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An ‘expensive lottery ticket’: Freezing eggs offers women hope, but not everyone wins
NBC News

Dr. Emily Goulet decided to freeze her eggs just before she turned 34. Goulet, a Dallas infertility specialist, now 37, knew that the chances of getting pregnant start to decline when women hit their mid- to late-30s, and she wanted to increase her odds of giving birth to a child of her own before it was too late.

So she froze some eggs, with plans to freeze more later. But then she saw patients around the same age struggling to conceive — even after numerous rounds of in vitro fertilization — and the reality of how difficult it can be to get pregnant hit her hard. Though she had yet to meet a partner, Goulet decided to fast-forward her plans and start IVF when she turned 35.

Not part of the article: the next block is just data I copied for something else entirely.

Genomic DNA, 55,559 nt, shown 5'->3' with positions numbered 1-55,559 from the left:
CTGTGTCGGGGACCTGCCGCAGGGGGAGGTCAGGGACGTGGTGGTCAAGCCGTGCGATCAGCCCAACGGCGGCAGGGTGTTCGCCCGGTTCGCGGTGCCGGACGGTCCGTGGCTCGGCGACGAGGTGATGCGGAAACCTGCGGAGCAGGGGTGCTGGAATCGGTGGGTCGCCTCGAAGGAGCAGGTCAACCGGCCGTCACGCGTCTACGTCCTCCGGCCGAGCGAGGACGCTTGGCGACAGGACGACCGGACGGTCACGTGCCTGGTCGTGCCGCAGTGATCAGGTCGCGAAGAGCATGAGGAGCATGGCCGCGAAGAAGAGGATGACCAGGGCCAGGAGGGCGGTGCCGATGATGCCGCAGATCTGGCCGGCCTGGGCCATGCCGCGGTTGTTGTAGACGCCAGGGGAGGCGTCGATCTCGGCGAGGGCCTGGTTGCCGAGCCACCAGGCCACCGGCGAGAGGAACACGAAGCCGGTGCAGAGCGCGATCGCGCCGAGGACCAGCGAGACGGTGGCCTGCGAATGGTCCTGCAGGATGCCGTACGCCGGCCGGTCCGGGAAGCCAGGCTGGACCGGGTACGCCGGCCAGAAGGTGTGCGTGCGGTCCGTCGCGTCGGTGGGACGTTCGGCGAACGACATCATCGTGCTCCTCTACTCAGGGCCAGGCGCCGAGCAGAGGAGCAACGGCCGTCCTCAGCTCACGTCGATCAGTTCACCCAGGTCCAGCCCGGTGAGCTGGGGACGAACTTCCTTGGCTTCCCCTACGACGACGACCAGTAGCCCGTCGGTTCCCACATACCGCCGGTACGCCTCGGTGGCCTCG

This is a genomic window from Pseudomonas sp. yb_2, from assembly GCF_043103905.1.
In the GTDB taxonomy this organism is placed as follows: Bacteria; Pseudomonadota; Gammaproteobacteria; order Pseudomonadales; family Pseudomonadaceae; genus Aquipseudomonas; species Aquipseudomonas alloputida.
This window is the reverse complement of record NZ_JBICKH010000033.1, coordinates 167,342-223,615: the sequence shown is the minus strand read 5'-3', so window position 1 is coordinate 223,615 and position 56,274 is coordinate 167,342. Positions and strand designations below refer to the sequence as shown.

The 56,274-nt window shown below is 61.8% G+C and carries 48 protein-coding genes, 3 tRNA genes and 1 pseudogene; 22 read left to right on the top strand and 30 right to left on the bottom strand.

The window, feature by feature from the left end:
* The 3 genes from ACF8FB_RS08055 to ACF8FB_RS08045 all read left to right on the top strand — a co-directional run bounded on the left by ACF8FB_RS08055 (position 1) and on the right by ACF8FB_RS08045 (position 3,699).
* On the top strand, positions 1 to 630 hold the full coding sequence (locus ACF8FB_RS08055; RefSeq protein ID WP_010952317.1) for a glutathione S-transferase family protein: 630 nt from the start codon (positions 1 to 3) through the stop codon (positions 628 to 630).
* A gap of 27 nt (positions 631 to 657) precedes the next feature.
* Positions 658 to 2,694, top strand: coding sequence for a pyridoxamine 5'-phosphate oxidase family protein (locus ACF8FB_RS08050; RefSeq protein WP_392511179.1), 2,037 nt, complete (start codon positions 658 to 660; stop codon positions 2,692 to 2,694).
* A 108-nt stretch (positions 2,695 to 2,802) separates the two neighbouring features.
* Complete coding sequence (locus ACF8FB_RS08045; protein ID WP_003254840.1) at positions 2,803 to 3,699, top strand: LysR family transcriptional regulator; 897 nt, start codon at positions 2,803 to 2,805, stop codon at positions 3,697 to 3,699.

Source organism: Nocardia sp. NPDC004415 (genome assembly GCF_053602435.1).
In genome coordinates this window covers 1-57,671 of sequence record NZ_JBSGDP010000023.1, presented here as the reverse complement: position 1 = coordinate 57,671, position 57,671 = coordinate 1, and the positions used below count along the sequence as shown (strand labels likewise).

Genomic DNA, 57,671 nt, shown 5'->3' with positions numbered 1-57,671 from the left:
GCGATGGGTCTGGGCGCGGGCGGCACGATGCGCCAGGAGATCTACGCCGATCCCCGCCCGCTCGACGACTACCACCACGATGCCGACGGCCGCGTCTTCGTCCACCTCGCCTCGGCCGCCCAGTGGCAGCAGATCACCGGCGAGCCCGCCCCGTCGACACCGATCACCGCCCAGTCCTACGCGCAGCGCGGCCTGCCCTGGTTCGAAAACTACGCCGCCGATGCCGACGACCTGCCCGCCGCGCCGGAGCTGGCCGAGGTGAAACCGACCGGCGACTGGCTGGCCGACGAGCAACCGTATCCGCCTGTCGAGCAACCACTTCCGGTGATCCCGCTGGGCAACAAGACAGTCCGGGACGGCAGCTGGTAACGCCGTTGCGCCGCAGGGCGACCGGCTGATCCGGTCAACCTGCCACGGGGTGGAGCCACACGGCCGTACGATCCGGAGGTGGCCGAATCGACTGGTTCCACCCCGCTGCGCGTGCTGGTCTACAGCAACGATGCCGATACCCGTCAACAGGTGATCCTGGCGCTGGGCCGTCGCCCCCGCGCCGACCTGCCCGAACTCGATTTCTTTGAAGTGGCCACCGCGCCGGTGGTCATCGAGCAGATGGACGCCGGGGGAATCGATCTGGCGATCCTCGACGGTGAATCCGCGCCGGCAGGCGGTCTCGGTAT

While IVF does not always result in pregnancy, Goulet hoped her age and good health would work in her favor. Still, she was cautious; in consultations with patients, she makes clear that egg freezing is not an insurance policy for fertility — and she did not think of her own frozen eggs as a guarantee to having a baby.

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